After two sailors are conned into buying a lame race-horse, they go ashore to sort out the problem, but when they realize that the horse is one of a pair of identical twins, their plan for revenge becomes more complicated.
Casino operator Johnny Lamb hires down-on-her-luck socialite Lucille Sutton as his casino hostess, in order to help her and to improve casino income. But Lamb's pals fear he may follow ... See full summary »
Captain Spaulding, the noted explorer, returns from Africa and attends a gala party held by Mrs. Rittenhouse. A painting displayed at that party is stolen, and the Marxes help recover it. Well, maybe 'help' isn't quite the word I was looking for--this is the Marx Brothers, after all... Written by
Ken Yousten <email@example.com>
One of the few Marx Brothers movies in which the fact that Chico Marx is not truly Italian is referenced. When Chico is questioning Abie the fish-man (alias Roscoe W. Chandler) about his new identity, Chandler suddenly replies "Say, how did you get to be Italian?" See more »
In the opening credits, the first name of Groucho's character, Captain Spaulding, is spelled "Jeffrey". Moments later in newspaper clip, his first name is spelled "Geoffrey." See more »
When "Animal Crackers" was re-released after decades in hiding (due to copyright problems), the ticket-buyer & ticket-holder lines at New York's Sutton Theatre stretched down 57th Street for every showing. I was dazzled when I first sat through this film-- it seemed as if there was a kind of magic in the theatre that night. I can remember having goosebumps when Lillian Roth sang "Why Am I So Romantic?".
I was working as manager of the Paris Theatre on 58th Street when "Animal Crackers" opened at the Sutton, and because both houses were part of the Cinema-5 circuit, I was always able to get passes. -- In this case, because I had also worked as 'relief manager' at The Sutton on many occasions, I was well known to the staff and had entry to that theatre whenever I wanted. --During the 'opening' run of "Animal Crackers," I often walked over to The Sutton when my day's shift was complete at The Paris.
I can tell you that every screening of "Animal Crackers" that I attended was packed. And every time I was present for the film's end, I witnessed a standing ovation-- something that many film producers can only dream of.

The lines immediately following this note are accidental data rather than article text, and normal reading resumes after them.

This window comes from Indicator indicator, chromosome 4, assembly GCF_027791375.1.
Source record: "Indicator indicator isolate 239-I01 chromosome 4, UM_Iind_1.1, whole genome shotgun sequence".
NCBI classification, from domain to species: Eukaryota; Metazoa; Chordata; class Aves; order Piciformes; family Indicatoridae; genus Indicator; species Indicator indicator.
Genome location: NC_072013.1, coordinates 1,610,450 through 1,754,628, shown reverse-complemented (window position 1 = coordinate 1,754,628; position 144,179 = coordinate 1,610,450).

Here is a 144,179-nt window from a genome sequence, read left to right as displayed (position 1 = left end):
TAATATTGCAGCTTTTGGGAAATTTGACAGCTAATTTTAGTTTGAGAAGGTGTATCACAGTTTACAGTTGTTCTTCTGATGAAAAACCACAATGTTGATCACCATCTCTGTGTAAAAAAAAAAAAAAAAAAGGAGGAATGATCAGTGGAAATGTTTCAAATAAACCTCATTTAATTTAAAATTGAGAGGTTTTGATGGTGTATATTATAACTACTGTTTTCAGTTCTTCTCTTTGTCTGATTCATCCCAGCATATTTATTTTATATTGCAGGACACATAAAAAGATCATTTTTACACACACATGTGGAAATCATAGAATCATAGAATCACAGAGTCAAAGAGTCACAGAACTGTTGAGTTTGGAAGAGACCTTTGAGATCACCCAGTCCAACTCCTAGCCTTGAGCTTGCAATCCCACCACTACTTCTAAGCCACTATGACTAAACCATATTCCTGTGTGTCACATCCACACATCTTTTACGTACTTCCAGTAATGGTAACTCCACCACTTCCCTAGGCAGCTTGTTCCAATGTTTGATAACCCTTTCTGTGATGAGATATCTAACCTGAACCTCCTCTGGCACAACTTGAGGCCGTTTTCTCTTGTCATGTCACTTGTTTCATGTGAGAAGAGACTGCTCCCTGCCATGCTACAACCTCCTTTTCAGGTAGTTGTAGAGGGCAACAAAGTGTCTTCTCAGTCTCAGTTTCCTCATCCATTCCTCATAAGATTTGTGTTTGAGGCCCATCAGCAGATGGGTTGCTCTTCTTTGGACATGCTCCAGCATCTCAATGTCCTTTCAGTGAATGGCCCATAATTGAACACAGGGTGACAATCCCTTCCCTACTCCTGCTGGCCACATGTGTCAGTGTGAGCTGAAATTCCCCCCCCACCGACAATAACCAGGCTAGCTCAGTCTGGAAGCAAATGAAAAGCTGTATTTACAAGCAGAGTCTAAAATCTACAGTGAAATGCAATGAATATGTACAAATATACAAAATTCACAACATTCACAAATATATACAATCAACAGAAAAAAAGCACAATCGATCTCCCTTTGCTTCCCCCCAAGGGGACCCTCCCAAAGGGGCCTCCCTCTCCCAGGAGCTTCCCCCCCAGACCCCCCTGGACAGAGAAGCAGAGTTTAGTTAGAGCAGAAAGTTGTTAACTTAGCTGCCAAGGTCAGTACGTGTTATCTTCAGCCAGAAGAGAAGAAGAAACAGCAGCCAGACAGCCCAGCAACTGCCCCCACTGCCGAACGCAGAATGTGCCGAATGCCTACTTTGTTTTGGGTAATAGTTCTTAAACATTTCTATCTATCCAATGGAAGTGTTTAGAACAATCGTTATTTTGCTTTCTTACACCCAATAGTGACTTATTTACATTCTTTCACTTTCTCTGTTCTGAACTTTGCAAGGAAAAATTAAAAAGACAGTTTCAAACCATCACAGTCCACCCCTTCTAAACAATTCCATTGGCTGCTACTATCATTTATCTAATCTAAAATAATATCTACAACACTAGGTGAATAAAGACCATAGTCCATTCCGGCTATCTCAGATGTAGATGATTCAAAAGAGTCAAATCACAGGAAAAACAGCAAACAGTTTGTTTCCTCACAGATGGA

I often tried to imagine myself attending a 'live' performance of this show. --As many have mentioned here, "Animal Crackers" was a hit Broadway show, starring the Marx Brothers, long before it was filmed by Paramount.
Rather than complaining that this film is "stagey", many who comment here would do well to remember that a film like this is as close to a Broadway show as millions of people will ever get. The annoying penchant some viewers have for wondering why the film version of a Broadway hit show (especially a musical-comedy) isn't more "opened-up" is both tiresome and moot.
Also, the constant comparison of "Animal Crackers" to other Marx Brothers films (especially the later MGM films) is an 'apples-to-oranges' kind of thing. It would make far more sense to compare it to other early filmed-versions of it's Broadway contemporaries, such as "Rio Rita" or "Flying High" or "Girl Crazy"....
Although the stage show of "Animal Crackers" was on Broadway long before I was born, (and the film's initial premier pre-dates me by almost as long), I am forever gratified to have been able to attend the 1974 "re-opening" of the film in New York, and to see, feel, and participate in, the audiences' jubilant reactions.
I rated this film 10/10. It's a perfect comedy, with (theatre-goers will recognize this-) honest-to-goodness Broadway music-- and with Lillian Roth, too. "Animal Crackers" is a great show in every respect.
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